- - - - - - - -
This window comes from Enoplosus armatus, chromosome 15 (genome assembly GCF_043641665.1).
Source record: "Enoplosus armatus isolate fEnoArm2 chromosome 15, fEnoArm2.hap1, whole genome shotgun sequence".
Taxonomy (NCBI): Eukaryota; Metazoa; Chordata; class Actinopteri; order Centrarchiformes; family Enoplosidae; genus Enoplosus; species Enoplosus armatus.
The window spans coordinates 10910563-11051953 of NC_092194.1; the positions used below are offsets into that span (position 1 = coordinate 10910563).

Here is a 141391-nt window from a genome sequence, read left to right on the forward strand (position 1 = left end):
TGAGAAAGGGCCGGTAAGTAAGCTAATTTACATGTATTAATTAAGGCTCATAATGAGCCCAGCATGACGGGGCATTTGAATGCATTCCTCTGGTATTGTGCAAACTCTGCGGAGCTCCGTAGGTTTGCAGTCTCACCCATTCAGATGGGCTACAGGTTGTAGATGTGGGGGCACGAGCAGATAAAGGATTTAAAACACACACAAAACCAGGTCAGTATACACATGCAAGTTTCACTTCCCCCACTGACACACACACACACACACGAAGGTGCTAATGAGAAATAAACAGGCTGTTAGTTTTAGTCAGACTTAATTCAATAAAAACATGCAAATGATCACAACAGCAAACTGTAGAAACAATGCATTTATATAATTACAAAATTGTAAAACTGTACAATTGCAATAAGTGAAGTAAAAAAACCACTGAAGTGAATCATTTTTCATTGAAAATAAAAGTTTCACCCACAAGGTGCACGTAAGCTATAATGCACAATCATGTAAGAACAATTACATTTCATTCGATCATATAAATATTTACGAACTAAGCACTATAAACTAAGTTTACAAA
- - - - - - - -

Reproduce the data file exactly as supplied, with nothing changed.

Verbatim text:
This window comes from Enoplosus armatus, chromosome 15 (genome assembly GCF_043641665.1).
Source record: "Enoplosus armatus isolate fEnoArm2 chromosome 15, fEnoArm2.hap1, whole genome shotgun sequence".
Taxonomy (NCBI): Eukaryota; Metazoa; Chordata; class Actinopteri; order Centrarchiformes; family Enoplosidae; genus Enoplosus; species Enoplosus armatus.
The window spans coordinates 10910563-11051953 of NC_092194.1; the positions used below are offsets into that span (position 1 = coordinate 10910563).

Here is a 141391-nt window from a genome sequence, read left to right on the forward strand (position 1 = left end):
TGAGAAAGGGCCGGTAAGTAAGCTAATTTACATGTATTAATTAAGGCTCATAATGAGCCCAGCATGACGGGGCATTTGAATGCATTCCTCTGGTATTGTGCAAACTCTGCGGAGCTCCGTAGGTTTGCAGTCTCACCCATTCAGATGGGCTACAGGTTGTAGATGTGGGGGCACGAGCAGATAAAGGATTTAAAACACACACAAAACCAGGTCAGTATACACATGCAAGTTTCACTTCCCCCACTGACACACACACACACACACGAAGGTGCTAATGAGAAATAAACAGGCTGTTAGTTTTAGTCAGACTTAATTCAATAAAAACATGCAAATGATCACAACAGCAAACTGTAGAAACAATGCATTTATATAATTACAAAATTGTAAAACTGTACAATTGCAATAAGTGAAGTAAAAAAACCACTGAAGTGAATCATTTTTCATTGAAAATAAAAGTTTCACCCACAAGGTGCACGTAAGCTATAATGCACAATCATGTAAGAACAATTACATTTCATTCGATCATATAAATATTTACGAACTAAGCACTATAAACTAAGTTTACAAA